San Francisco startup SideCar has brought its smartphone-based ride-sharing service to Seattle. It's got a cool app and an environmental spin. Says the company's website: "SideCar is moving transportation in a big, sustainable, community-driven direction."
Whether it's a legal direction, given the company's sidestepping of a host of regulations pertaining to taxis and for-hire cars, is another question.
Here's how it works: Ordinary people who want to offer rides register with SideCar. When SideCar's drivers are available to give rides, their whereabouts are plugged into the company's app. Would-be passengers use the app to find drivers near them.
Craig Leisy, manager of Seattle's Consumer Affairs Unit, which regulates commercial vehicles, says the business raises concerns about public safety, and he's asked the city's legal department to investigate whether his department's regulations apply to SideCar and several similar companies that have recently started in Seattle.
California's Public Utilities Commission has already determined that SideCar and similar startups should be following commercial regulations, and in the past few months, the agency has issued cease-and-desist notices to them.
SideCar has kept going regardless. Transportation regulations "were created when the the big innovative technology was the telephone," SideCar CEO Sunil Paul tells SW by way of explanation. He's part of a new world, he contends, and those old-school regulations don't apply. Moreover, he asserts, "We are not a transportation company, and we don't operate a transportation service. All we're doing is providing the means for passengers and drivers to connect with one another."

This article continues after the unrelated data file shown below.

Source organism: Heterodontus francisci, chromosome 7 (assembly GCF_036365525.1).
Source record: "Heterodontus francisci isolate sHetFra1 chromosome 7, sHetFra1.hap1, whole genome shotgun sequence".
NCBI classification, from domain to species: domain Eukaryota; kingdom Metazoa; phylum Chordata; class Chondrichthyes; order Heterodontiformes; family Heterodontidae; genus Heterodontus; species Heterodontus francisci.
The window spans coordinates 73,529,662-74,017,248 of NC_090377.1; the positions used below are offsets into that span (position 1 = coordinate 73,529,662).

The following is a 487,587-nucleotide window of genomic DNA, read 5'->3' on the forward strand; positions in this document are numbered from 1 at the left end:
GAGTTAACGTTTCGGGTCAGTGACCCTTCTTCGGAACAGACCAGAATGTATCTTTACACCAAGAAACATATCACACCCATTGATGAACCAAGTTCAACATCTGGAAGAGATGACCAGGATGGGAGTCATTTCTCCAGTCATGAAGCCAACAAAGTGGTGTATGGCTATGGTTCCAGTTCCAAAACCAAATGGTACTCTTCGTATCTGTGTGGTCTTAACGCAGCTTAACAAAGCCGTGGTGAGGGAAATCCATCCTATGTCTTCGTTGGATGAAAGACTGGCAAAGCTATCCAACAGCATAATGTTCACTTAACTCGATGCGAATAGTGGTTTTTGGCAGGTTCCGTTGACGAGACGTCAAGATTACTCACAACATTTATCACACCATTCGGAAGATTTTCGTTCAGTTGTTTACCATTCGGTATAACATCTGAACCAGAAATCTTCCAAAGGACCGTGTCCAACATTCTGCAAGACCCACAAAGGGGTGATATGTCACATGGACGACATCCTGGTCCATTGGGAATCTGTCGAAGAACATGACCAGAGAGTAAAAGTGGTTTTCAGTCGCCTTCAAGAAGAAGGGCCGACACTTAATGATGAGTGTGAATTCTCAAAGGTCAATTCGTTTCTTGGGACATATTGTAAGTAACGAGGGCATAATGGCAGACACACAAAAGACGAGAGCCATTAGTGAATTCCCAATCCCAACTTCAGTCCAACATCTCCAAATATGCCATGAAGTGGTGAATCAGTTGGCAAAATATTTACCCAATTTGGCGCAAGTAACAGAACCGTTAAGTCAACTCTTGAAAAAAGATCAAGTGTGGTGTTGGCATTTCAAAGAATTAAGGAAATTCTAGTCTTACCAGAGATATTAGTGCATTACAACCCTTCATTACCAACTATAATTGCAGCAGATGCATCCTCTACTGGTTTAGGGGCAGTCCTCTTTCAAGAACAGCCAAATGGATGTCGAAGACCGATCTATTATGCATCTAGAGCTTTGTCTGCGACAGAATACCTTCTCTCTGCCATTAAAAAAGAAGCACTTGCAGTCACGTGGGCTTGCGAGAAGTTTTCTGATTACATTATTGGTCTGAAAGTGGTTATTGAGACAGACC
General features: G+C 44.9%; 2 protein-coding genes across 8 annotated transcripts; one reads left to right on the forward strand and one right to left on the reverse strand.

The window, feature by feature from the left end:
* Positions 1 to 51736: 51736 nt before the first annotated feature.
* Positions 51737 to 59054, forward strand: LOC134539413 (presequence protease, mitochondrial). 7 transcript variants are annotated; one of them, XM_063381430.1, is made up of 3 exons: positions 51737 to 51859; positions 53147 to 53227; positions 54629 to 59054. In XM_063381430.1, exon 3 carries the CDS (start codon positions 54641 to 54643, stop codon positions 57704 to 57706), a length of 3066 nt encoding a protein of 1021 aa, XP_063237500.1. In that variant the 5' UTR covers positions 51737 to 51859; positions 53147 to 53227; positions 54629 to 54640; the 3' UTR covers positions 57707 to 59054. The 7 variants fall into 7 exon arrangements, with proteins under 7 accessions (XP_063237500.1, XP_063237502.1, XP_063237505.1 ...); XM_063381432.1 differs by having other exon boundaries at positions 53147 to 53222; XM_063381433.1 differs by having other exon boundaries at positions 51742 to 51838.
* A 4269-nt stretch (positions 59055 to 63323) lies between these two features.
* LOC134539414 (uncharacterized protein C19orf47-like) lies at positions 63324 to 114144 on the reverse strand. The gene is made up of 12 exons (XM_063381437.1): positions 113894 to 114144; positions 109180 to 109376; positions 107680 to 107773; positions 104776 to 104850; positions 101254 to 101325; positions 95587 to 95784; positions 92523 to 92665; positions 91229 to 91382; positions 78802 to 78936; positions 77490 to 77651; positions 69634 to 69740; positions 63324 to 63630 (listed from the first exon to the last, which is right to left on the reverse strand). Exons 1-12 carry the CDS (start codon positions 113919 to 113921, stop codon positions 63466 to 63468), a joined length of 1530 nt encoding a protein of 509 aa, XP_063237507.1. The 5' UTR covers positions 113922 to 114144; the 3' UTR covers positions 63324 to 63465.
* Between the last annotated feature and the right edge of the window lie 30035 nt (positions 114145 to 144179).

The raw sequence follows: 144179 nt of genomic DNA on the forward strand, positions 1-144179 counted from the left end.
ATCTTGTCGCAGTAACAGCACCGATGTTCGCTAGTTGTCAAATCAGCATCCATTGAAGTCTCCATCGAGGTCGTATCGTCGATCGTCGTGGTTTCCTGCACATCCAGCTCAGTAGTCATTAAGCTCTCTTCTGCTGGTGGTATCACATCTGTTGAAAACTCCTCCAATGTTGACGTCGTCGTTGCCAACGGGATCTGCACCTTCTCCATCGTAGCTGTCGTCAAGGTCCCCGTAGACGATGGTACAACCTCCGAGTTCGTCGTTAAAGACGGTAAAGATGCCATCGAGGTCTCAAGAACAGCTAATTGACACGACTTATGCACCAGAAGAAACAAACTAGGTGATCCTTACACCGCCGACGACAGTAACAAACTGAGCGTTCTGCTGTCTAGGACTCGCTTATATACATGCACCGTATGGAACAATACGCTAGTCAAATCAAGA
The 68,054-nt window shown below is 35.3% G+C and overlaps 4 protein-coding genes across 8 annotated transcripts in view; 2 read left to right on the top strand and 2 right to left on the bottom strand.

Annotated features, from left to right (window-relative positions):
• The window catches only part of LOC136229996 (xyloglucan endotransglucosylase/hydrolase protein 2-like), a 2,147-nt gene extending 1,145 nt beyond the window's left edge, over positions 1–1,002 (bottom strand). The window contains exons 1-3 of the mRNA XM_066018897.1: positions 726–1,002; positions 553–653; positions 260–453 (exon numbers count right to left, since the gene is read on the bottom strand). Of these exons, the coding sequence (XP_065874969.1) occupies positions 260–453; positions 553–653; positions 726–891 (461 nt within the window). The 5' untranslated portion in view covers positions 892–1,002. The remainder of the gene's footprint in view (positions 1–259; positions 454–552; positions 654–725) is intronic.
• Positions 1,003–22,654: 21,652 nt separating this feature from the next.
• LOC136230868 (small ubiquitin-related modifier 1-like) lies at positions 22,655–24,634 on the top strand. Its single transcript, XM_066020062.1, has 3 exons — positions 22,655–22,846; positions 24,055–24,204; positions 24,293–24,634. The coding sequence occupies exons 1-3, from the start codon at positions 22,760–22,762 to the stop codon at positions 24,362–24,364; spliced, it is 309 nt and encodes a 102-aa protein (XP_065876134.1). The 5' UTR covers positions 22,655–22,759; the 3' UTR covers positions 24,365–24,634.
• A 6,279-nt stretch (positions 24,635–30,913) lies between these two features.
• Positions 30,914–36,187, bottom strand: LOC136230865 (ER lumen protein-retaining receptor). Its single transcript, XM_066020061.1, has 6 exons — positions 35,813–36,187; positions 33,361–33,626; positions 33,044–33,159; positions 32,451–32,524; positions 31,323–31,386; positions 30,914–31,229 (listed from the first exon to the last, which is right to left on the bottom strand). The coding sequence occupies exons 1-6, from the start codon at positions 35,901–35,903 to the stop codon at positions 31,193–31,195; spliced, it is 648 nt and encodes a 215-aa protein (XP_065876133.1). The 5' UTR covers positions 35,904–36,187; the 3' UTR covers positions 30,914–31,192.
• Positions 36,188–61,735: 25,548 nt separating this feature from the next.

Technically, no fare is required, but SideCar's app suggests a "donation" based upon what previous passengers have given for similar trips. Here's the rub: Leisy says that anytime compensation is involved, regulations kick in. And he's not buying the notion that fares are strictly voluntary. SideCar's app includes a way for drivers to rate passengers, just as passengers can rate drivers, Leisy notes. "I'm not sure any driver would ever take you again if you don't pay."
Paul insists passengers really are free to pay nothing, but says that in San Francisco only about 1 percent of them have done so. He chalks that up to people's generosity. We're not talking nominal amounts: A short ride might entail an $8 or $10 payment, about what a taxi would charge, Paul says, although he adds that long rides tend to be cheaper than a taxi fare. SideCar takes a 20 percent cut, he confirms.
If SideCar is judged to be a commercial operation, the regulations it must meet are extensive, most of them aimed at protecting passenger safety, according to Leisy. Drivers are fingerprinted and subject to annual criminal background checks and examinations of their driving record. They undergo a physical exam, several days of training, and a written test. They need to carry expensive commercial insurance, and their cars, which are inspected, can only be 7 years old.
Then there's the license they need to pay for, which costs $600 in Seattle, if they can get one at all. The city caps the number of licenses it hands out, and none are now available.
Frank Dowgwilla, general manager for the dispatch operation that serves Yellow Cab, says it wouldn't be fair for SideCar's drivers to get to skip all that. "We need a level playing field," he says.